Whoever was tasked with driving George Colombaris’ public relations campaign recently was handed a poison chalice. It was a PR exercise doomed to failure.

Like many Australians, after cooking myself a hot breakfast and making a cup of tea a few Saturday’s ago, I sat down to have a leisurely read of the paper. But as I made my way to the crossword section, I notice the shining, iridescent, haloed head of George Calombaris sitting on the cover of the Good Weekend lift-out like a religious icon.

The headline of the article – which I didn’t bother to read – was about how meditation was helping George Calombaris through a trying time, i.e. the period in which he was asked to pay his staff years on unpaid penalties.

I let out a slight puff of air and a sound of exasperation because, again, like many Australians, several days earlier I had learned about George Calombaris being compelled by the Fair Work Commission to pay a $200,000 “contrition payment” as well as $7.8 million in back-pay to staff.

It’s fair to say that the Good Weekend piece, which was presumably there to soften the image of Calombaris, missed the PR boat; by quite a distance.

Penny wise and pound poor

The timing of the piece was problematic, but it wouldn’t have mattered if it had arrived in the week preceding the judgement because Calombaris for some time had failed to pay the right wages and had also complained publicly about penalty rates, which gave the distinct impression that he was not at all concerned about his people.

That’s particularly a problem for a business built around an individual. The fact that a week later Calombaris quit TV show ‘Master Chef’ due to insufficient money was just more grist to the mill that was wreaking serious damage on Calombaris’ brand.

A fortnight after the court judgment and that fateful Good Weekend puff-piece and George Calombaris’ restaurants sit empty.

And this is the real danger and PR lesson. PR can help you build your profile, carefully and painstakingly, but if you don’t do the right thing the whole thing can come crashing down overnight.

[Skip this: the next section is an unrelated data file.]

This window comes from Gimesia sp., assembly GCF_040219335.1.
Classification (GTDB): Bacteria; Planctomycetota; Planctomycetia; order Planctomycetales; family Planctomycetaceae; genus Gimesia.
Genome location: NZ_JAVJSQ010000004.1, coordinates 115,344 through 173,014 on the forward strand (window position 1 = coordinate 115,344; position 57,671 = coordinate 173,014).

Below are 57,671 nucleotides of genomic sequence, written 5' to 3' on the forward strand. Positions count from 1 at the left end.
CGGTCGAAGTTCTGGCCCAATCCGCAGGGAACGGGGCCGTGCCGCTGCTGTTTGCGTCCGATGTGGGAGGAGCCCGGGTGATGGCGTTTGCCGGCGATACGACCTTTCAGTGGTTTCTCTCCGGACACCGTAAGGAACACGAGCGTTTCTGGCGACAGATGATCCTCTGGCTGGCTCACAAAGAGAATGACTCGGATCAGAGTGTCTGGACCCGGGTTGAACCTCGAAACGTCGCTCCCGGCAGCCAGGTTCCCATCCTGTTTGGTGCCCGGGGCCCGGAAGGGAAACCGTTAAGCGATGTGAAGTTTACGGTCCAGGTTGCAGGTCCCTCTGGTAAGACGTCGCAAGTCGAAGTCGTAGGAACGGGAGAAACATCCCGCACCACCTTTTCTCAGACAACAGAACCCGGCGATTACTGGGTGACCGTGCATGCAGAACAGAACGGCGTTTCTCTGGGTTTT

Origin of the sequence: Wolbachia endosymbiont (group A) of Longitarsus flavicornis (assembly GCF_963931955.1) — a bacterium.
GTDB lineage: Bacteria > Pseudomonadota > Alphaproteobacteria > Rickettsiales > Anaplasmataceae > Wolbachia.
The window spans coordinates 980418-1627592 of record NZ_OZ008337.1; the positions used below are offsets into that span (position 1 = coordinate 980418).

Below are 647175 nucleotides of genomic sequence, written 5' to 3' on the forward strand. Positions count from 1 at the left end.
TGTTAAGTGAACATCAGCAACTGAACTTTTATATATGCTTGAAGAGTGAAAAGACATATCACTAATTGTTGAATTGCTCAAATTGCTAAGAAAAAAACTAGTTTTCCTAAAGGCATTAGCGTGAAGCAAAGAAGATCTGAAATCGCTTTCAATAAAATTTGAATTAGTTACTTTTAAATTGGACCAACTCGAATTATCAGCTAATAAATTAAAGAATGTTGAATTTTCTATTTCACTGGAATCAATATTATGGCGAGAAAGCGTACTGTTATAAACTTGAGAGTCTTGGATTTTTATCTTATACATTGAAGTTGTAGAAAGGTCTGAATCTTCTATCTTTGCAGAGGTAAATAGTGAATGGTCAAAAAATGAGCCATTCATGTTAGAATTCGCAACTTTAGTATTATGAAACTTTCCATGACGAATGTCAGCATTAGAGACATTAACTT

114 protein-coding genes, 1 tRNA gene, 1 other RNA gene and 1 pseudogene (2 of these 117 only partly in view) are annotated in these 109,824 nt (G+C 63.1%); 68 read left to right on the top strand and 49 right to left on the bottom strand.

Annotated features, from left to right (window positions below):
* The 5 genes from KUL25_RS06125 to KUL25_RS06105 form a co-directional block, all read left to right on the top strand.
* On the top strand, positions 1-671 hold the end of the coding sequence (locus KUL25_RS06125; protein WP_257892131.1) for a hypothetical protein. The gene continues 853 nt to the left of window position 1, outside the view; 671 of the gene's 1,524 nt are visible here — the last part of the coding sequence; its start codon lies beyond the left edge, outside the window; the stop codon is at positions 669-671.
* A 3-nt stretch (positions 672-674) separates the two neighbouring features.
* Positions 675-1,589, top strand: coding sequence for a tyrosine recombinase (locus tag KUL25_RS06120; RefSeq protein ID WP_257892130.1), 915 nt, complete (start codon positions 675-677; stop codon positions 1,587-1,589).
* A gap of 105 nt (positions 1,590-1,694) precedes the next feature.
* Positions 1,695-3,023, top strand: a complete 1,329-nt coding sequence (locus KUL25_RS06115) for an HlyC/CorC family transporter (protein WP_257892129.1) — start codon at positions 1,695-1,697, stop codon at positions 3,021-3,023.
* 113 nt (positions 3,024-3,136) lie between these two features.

Legal jousting or protecting your brand

It’s a lesson a lot of businesses fail to take proper account of. In a race to become as profitable as possible, proper care isn’t taken to protect their brand.

While it’s reasonable to want to keep costs under control, it’s not advisable to always take the low road and certainly not to breach legal agreements regarding pay and awards.

What would have been advisable when it became public knowledge that staff were being underpaid was to right the ship by paying staff their entitlements – and in some haste – to publicly commit to paying them the right amount in the future, and perhaps to making a financial or material gesture to compensating everyone for the inconvenience.

Instead the scandal continued to bubble away; with the unpaid wages bill believed to be $2.6 million a few years ago, and now triple that figure.

What Calombaris is going through now is a full-blown brand and media crisis whose effects could prove catastrophic.

Taking the legal course on these matters is not only expensive; it serves to make Calombaris look evasive and uncaring.

If Calombaris had taken the advice of another well-known Greek, Aesop, he might have been satisfied to continue laying his golden eggs, instead of killing the golden goose.

Tony Nicholls

Tony Nicholls

Founder and Director of Good Talent Media

Tony Nicholls is an accomplished journalist who has held roles for more than ten years with the ABC, SBS and Network Ten, covering thousands of news stories across Victoria, Australia and in the international media.


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